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The Undercover Soundtrack – Deborah Andrews

redpianoupdate-3The Undercover Soundtrack is a series where I host a writer who uses music as part of their creative environment – perhaps to connect with a character, populate a mysterious place, or hold a moment still to explore its depths. This week my guest is award-winning theatre practitioner Deborah Andrews

Soundtrack by Pulp, Oasis, Blur, Massive Attack, Portishead, The Cranberries, LTJ Bukem, Leftfield, Tricky, Goldie, The Verve, Bjork, REM, The Stone Roses, Morrissey, Tracy Chapman, Billy Bragg, Kate Bush, Nick Cave, Sufjan Stevens

The further I write my way into my second novel, the more I realise the extent to which my debut novel, Walking the Lights, is drenched in music. Music is at the emotional heart of the novel. It initially speaks of Maddie’s relationship with her absent father – the songs she remembers him singing to her – and it goes on to illuminate her relationships with her friends, her lovers and, ultimately, with herself.

undercover-soundtrack-deborah-andrews-1Personal and political

Walking the Lights is set in 1996/97. I was looking for connections between the personal and political – and a time that would echo Maddie’s emergence – and the culture and climate around the general election of ’97, along with the lead-up to devolution in Scotland, fitted perfectly. To help re-create the period, I read archive copies of newspapers; watched movies and read books from the era; and listened to music: Pulp, Oasis, Blur, Massive Attack, Portishead, The Cranberries, LTJ Bukem, Leftfield, Tricky, Goldie, The Verve, Björk…as well as to music that Maddie would’ve listened to as a teenager: REM, The Stone Roses, Morrissey, Tracy Chapman, Billy Bragg.

Music plays a large role in my life. As a child, I wanted to be a dancer and I trained in dance for ten years. To me, dance was a way of giving music physical form, of being a conduit for emotion. As an adult, I love listening to music as well as singing and playing the mandolin. I can’t write while listening to music though – my attention will be drawn away and my emotions pulled by what I’m listening to. I enjoy walking and mulling over what I’m working on, and will often put my earphones in and spend time getting inside my characters’ heads and hearts.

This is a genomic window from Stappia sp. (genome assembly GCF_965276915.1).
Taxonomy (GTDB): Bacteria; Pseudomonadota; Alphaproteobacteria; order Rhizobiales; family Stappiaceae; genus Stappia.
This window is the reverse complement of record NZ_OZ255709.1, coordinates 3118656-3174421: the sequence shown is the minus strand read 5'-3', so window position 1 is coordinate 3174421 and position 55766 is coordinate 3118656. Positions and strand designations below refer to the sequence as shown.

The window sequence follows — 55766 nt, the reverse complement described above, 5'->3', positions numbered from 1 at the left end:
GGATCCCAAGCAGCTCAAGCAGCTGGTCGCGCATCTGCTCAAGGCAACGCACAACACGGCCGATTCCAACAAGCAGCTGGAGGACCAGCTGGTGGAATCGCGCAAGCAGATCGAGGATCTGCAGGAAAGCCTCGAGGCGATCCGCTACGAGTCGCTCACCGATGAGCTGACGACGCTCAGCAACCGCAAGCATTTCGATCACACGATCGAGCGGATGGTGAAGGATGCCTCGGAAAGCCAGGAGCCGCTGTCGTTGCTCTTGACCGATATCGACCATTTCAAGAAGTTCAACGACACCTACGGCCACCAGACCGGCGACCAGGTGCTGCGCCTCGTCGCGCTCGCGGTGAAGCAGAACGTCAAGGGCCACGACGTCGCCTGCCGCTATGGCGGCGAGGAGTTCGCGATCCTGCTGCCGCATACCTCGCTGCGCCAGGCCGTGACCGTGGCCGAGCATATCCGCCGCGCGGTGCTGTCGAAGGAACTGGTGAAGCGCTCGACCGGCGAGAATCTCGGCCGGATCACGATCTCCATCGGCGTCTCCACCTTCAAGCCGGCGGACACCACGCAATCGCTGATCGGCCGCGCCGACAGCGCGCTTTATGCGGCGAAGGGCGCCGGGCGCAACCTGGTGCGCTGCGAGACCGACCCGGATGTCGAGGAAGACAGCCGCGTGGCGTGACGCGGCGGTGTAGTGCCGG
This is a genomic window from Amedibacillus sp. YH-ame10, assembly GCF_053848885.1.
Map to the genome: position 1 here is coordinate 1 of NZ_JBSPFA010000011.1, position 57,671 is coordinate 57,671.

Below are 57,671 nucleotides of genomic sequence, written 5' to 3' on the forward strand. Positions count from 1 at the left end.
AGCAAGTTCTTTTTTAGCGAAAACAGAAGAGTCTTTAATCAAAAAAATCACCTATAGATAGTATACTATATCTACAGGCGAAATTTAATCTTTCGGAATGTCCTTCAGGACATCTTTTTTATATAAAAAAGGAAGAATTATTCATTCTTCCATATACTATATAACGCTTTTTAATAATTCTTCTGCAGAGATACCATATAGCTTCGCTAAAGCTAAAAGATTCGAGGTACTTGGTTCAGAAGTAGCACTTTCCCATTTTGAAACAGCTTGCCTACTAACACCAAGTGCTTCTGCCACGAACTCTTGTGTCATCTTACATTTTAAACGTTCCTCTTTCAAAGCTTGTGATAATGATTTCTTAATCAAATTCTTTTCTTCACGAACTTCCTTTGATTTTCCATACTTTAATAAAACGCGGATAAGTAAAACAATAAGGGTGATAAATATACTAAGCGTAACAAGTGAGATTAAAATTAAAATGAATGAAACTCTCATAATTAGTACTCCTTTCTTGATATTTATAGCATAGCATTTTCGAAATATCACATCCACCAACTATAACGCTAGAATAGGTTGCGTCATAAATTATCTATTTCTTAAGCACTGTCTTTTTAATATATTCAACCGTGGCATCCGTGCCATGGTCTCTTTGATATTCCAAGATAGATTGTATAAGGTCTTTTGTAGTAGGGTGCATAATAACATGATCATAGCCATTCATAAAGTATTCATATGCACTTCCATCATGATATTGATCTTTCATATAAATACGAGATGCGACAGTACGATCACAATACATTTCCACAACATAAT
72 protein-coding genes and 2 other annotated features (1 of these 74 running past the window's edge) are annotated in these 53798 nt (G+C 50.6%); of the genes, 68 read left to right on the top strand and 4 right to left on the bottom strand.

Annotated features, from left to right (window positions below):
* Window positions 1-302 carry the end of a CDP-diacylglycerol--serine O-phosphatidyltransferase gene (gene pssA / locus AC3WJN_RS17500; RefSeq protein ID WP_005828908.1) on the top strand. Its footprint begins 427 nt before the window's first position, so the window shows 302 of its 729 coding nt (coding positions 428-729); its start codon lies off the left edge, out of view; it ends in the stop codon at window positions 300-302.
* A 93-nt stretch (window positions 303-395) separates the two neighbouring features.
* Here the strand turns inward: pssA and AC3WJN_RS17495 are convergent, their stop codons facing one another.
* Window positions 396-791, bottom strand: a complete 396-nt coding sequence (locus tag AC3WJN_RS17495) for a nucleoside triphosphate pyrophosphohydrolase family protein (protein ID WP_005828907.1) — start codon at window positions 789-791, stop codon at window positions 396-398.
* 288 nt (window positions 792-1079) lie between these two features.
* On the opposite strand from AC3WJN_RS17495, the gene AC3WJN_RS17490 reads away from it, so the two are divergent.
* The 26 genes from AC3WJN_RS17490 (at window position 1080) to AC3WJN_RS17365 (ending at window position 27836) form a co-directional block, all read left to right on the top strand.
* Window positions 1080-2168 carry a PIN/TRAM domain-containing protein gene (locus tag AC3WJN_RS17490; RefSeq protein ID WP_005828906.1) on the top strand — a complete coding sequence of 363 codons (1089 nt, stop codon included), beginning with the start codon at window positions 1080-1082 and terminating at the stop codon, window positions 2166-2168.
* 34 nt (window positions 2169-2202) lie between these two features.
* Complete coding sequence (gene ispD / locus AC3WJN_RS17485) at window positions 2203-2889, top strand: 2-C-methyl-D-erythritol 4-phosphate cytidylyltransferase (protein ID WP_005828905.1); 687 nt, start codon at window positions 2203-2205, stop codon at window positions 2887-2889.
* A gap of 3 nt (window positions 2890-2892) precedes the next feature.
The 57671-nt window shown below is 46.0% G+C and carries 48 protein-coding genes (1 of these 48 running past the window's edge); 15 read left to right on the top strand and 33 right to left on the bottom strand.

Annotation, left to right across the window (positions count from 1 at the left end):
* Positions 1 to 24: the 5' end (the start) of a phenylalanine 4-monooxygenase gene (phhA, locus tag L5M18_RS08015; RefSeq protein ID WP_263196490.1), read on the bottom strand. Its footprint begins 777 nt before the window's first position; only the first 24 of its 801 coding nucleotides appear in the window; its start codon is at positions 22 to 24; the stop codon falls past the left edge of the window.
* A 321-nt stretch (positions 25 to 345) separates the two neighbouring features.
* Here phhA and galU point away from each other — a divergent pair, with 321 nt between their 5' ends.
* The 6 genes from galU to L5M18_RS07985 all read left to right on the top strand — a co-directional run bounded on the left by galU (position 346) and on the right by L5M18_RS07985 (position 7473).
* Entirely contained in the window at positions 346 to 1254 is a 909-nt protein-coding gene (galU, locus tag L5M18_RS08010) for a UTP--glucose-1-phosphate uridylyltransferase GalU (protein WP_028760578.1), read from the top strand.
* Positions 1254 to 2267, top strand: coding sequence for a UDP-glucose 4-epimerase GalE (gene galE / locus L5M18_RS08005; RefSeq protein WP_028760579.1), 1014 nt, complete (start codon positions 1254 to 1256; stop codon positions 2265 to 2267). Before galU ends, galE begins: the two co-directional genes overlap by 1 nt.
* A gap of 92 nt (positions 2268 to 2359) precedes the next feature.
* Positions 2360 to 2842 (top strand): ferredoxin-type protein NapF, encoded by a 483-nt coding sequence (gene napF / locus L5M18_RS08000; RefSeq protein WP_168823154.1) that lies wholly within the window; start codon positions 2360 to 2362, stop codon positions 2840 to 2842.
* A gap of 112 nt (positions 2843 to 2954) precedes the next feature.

Inside out

There were two key tracks that really helped me to get to know Maddie from the inside out. The first of these was Massive Attack’s Unfinished Sympathy. The song relates to a carefree time in Maddie’s life when she used to go out clubbing with her friends, Jo and Roger, and it reappears – after a few dark years – with the prospect of a new romance with visual artist, Alex. I find the track hopeful yet full of longing, and I wanted to reflect something of the swelling strings in Maddie’s feelings of anticipation.

The second track was The Verve’s Bitter Sweet Symphony. This song helped define Maddie at the end of the novel: she’s been seeking love and validation, often looking in all the wrong places, and she’s been searching for her father, leading her to uncover family secrets and testing her hold on reality. She’s in recovery, and she’s reconnecting with her work in the theatre and her sense of purpose. Again, the hopefulness of the melody was important, the string motif, but also the lyrics: being held in one body while playing many parts aligns nicely with the life of an actor.